Arion Kurtaj, a 17-year-old from the United Kingdom, faced accusations of being part of the Lapsus$ gang, hacking industry giants, including Uber, Rockstar Games, Nvidia, BT, Samsung, and others.
In July 2023, Hackread.com reported that two UK teenagers, 17-year-old Arion Kurtaj and an unnamed 18-year-old hacker, were facing trial for computer misuse, blackmail, and fraud against BT Group Plc and Nvidia.
The duo was accused of stealing sensitive data and demanding ransom money. Now, one of the accused, Kurtaj, has been sentenced, but due to his autism, he has received an indefinite hospital order for leaking clips of Grand Theft Auto 6 (GTA 6), an upcoming game from Rockstar Games.
Kurtaj was identified as a key member of the infamous Lapsus$ cybercrime gang, known for launching devastating cyberattacks against tech giants such as Uber, Nvidia, and Rockstar Games. The gang executed cyberattacks between August 2020 and September 2022, targeting telecoms, computer parts manufacturers, and gaming companies.
According to Rockstar Games’ testimony during the trial, the hack orchestrated by Lapsus$ cost them $5 million to recover from, contributing to the overall financial impact of nearly $10 million on the targeted companies.
Reportedly, Kurtaj had been violent while in custody, with dozens of reports of injury or property damage. Doctors deemed him unfit to stand trial due to his severe autism, so the jury at a Southwark crown court was asked to determine whether he committed the alleged acts without criminal intent.
Considering Kurtaj’s skills and inclination to commit cybercrime, the judge deemed him a high risk to public safety. Consequently, he will be held at a secure hospital for life unless doctors determine he is no longer a danger. A mental health assessment was conducted as part of the sentencing process. Shockingly, it was revealed during the hearing that Kurtaj continued hacking while on bail, targeting major entities like Nvidia and BT/EE even under police protection at a Travelodge hotel.
Reportedly, he breached Rockstar, the company behind GTA, using an Amazon Firestick, hotel TV, and mobile phone to hack its internal Slack messaging system. He stole 90 unreleased clips and threatened to release the source code if Rockstar didn’t contact him on Telegram within 24 hours. Kurtaj posted the clips and source code on a forum under the username TeaPotUberHacker. He was rearrested and detained until his trial.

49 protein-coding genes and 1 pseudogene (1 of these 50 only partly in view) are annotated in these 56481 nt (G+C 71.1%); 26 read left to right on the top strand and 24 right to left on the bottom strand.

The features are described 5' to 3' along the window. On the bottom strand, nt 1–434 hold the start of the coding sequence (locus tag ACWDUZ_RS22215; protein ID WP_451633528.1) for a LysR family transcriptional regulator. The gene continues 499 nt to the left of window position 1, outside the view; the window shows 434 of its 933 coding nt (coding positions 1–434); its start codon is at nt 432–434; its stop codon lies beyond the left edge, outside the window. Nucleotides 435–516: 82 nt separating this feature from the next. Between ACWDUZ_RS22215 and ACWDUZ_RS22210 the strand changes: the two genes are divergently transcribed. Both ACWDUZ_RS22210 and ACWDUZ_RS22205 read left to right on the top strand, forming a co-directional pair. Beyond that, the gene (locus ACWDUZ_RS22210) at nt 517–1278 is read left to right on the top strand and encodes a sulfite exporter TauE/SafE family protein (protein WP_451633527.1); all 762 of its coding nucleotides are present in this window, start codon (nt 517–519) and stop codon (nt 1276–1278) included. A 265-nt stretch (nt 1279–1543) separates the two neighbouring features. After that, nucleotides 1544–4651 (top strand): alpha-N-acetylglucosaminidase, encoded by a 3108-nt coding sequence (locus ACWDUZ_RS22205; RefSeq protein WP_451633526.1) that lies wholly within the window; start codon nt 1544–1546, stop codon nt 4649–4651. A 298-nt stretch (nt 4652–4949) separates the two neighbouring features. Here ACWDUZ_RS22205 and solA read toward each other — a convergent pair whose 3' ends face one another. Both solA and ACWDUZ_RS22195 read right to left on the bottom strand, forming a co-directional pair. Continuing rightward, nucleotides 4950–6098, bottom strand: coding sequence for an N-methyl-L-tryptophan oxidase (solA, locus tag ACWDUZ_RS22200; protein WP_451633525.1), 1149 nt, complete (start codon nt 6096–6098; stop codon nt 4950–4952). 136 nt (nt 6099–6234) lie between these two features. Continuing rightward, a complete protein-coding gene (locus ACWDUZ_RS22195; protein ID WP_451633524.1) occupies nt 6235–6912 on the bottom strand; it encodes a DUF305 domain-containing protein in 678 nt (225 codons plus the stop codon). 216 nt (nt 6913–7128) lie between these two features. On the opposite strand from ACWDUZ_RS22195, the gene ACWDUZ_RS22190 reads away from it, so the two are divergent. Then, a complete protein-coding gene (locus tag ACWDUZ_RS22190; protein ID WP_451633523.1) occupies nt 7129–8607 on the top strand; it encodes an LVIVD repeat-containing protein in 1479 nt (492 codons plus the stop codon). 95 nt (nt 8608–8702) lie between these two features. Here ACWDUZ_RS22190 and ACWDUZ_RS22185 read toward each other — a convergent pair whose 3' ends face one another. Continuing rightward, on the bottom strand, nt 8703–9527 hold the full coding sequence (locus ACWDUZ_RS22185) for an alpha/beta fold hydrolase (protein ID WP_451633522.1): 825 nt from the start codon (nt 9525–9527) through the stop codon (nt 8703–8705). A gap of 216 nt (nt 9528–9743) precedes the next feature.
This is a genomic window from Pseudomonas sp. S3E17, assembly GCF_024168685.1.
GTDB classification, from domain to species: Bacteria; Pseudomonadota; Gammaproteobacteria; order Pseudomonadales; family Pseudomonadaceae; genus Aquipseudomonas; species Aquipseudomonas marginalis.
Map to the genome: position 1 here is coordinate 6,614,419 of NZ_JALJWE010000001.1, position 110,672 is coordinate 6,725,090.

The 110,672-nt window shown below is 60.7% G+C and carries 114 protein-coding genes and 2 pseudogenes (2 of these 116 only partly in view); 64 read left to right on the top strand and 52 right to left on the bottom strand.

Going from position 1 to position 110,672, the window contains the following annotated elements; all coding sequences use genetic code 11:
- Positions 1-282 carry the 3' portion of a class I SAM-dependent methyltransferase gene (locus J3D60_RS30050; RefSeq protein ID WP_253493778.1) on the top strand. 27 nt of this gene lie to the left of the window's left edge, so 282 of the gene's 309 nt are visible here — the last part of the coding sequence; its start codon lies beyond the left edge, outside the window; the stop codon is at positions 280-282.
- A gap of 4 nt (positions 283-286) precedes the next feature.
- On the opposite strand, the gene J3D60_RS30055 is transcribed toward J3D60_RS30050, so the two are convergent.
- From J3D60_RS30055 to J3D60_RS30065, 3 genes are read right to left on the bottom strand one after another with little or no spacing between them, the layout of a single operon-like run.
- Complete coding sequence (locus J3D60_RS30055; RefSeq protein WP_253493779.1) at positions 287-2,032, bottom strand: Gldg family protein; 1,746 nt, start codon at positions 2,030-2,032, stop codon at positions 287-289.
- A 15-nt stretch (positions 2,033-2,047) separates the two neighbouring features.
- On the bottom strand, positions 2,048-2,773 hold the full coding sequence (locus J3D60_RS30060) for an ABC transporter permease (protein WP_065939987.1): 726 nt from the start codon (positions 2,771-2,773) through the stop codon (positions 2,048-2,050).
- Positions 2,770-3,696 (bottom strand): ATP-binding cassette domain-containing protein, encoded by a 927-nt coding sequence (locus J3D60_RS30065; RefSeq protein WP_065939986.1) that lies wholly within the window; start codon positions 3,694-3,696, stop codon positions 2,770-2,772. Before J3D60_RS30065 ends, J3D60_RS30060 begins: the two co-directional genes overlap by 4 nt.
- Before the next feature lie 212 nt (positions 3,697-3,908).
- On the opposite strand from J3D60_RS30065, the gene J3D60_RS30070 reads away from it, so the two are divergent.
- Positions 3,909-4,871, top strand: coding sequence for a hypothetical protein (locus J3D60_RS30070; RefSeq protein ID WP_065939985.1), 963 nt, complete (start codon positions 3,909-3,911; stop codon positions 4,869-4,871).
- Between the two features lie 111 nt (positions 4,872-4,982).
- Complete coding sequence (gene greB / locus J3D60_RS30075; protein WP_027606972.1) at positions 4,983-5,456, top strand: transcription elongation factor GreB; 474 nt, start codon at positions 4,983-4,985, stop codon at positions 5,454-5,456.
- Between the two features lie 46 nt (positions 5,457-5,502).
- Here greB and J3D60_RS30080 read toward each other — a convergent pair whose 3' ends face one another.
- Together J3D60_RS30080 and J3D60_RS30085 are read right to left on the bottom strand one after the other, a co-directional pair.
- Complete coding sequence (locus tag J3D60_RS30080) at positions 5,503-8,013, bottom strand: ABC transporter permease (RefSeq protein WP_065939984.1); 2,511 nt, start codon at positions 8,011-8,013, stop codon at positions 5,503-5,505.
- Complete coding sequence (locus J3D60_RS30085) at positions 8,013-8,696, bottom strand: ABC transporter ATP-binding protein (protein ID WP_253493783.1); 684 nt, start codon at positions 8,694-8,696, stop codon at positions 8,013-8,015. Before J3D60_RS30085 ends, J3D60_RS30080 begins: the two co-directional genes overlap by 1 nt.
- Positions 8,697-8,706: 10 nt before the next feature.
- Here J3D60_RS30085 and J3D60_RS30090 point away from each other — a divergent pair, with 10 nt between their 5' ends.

Contrary to reports, cybersecurity researcher Robert Graham asserts that claims of Kurtaj using just an Amazon Firestick to breach the gaming giant are inaccurate and exaggerated. Graham contends that the hacker employed his phone for this purpose.
“Specifically, he connected his phone to the TV and its Bluetooth keyboard, through the FireTV stick. This made things more convenient when accessing the Internet from his phone, but was by no means such things were essential,” tweeted Graham.
Cybersecurity expert here: no.— Robᵉʳᵗ Graham 𝕏 (@ErrataRob) December 22, 2023
The stories of teenage hacking are sensationalized.
As far as we can tell, he didn't hack into the company using a FireTV stick. He accessed the company using his phone.
Specifically, he connected his phone to the TV and its bluetooth keyboard,… https://t.co/N2a5w8U369
In a separate development, a 17-year-old member of the Lapsus$ gang was found guilty of two counts of fraud, two Computer Misuse Act offences, and one count of blackmail by Guildford Crown Court in Surrey. He was sentenced to a youth rehabilitation order, which includes 18 months of supervision, six months of rehabilitation, and three months of intensive supervision and surveillance.
The cases highlight the dangers young people can face online and the serious consequences it can have on their future, stated DCS Amanda Horsburgh, from the City of London police.
“Unfortunately, the digital world can also be tempting to young people for the wrong reasons,” Horsburgh added.
Hackread.com has followed UK law enforcement’s crackdown against the Lapsu$ gang members and those behind high-profile security breaches. In September 2022, Hackread reported the arrest of a 17-year-old teen from Oxfordshire by the City of London Police for their suspected link with Uber and Rockstar Games’ breaches.
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